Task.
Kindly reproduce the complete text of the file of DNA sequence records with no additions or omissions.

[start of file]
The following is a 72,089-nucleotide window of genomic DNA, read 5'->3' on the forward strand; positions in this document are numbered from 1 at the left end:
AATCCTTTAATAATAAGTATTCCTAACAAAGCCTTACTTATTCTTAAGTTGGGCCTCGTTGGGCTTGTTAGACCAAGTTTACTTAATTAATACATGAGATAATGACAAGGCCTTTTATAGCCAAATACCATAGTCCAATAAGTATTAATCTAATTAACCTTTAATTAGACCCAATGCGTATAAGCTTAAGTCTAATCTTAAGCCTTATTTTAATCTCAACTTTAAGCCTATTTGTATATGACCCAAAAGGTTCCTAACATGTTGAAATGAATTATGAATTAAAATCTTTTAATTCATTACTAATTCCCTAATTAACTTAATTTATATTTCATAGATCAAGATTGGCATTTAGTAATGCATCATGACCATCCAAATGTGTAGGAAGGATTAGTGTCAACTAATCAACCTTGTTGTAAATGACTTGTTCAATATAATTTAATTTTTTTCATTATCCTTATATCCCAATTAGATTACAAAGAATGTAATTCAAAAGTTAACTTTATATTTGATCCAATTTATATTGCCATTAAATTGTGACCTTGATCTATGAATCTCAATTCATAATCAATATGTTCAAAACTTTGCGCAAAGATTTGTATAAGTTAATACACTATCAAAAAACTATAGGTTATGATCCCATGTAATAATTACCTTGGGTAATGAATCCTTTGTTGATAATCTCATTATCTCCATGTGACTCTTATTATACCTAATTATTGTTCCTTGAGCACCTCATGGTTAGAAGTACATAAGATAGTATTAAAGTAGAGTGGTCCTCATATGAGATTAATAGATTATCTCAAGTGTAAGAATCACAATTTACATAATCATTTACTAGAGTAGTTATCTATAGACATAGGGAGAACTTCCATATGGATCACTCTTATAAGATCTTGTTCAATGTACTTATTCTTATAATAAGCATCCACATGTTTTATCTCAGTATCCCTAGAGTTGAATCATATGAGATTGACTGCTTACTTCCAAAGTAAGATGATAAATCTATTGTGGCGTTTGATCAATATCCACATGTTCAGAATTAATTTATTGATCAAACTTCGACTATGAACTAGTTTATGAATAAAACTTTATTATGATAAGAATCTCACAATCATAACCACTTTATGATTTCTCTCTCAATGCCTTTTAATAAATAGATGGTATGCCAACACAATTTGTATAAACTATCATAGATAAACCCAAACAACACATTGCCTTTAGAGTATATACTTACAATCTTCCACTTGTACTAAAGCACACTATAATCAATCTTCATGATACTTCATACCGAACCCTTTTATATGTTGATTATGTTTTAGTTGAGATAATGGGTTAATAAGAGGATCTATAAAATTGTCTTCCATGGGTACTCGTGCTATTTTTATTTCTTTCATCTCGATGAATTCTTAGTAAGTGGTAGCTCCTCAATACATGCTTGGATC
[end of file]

The following is a 72,089-nucleotide window of genomic DNA, read 5'->3' on the forward strand; positions in this document are numbered from 1 at the left end:
AATCCTTTAATAATAAGTATTCCTAACAAAGCCTTACTTATTCTTAAGTTGGGCCTCGTTGGGCTTGTTAGACCAAGTTTACTTAATTAATACATGAGATAATGACAAGGCCTTTTATAGCCAAATACCATAGTCCAATAAGTATTAATCTAATTAACCTTTAATTAGACCCAATGCGTATAAGCTTAAGTCTAATCTTAAGCCTTATTTTAATCTCAACTTTAAGCCTATTTGTATATGACCCAAAAGGTTCCTAACATGTTGAAATGAATTATGAATTAAAATCTTTTAATTCATTACTAATTCCCTAATTAACTTAATTTATATTTCATAGATCAAGATTGGCATTTAGTAATGCATCATGACCATCCAAATGTGTAGGAAGGATTAGTGTCAACTAATCAACCTTGTTGTAAATGACTTGTTCAATATAATTTAATTTTTTTCATTATCCTTATATCCCAATTAGATTACAAAGAATGTAATTCAAAAGTTAACTTTATATTTGATCCAATTTATATTGCCATTAAATTGTGACCTTGATCTATGAATCTCAATTCATAATCAATATGTTCAAAACTTTGCGCAAAGATTTGTATAAGTTAATACACTATCAAAAAACTATAGGTTATGATCCCATGTAATAATTACCTTGGGTAATGAATCCTTTGTTGATAATCTCATTATCTCCATGTGACTCTTATTATACCTAATTATTGTTCCTTGAGCACCTCATGGTTAGAAGTACATAAGATAGTATTAAAGTAGAGTGGTCCTCATATGAGATTAATAGATTATCTCAAGTGTAAGAATCACAATTTACATAATCATTTACTAGAGTAGTTATCTATAGACATAGGGAGAACTTCCATATGGATCACTCTTATAAGATCTTGTTCAATGTACTTATTCTTATAATAAGCATCCACATGTTTTATCTCAGTATCCCTAGAGTTGAATCATATGAGATTGACTGCTTACTTCCAAAGTAAGATGATAAATCTATTGTGGCGTTTGATCAATATCCACATGTTCAGAATTAATTTATTGATCAAACTTCGACTATGAACTAGTTTATGAATAAAACTTTATTATGATAAGAATCTCACAATCATAACCACTTTATGATTTCTCTCTCAATGCCTTTTAATAAATAGATGGTATGCCAACACAATTTGTATAAACTATCATAGATAAACCCAAACAACACATTGCCTTTAGAGTATATACTTACAATCTTCCACTTGTACTAAAGCACACTATAATCAATCTTCATGATACTTCATACCGAACCCTTTTATATGTTGATTATGTTTTAGTTGAGATAATGGGTTAATAAGAGGATCTATAAAATTGTCTTCCATGGGTACTCGTGCTATTTTTATTTCTTTCATCTCGATGAATTCTTAGTAAGTGGTAGCTCCTCAATACATGCTTGGATC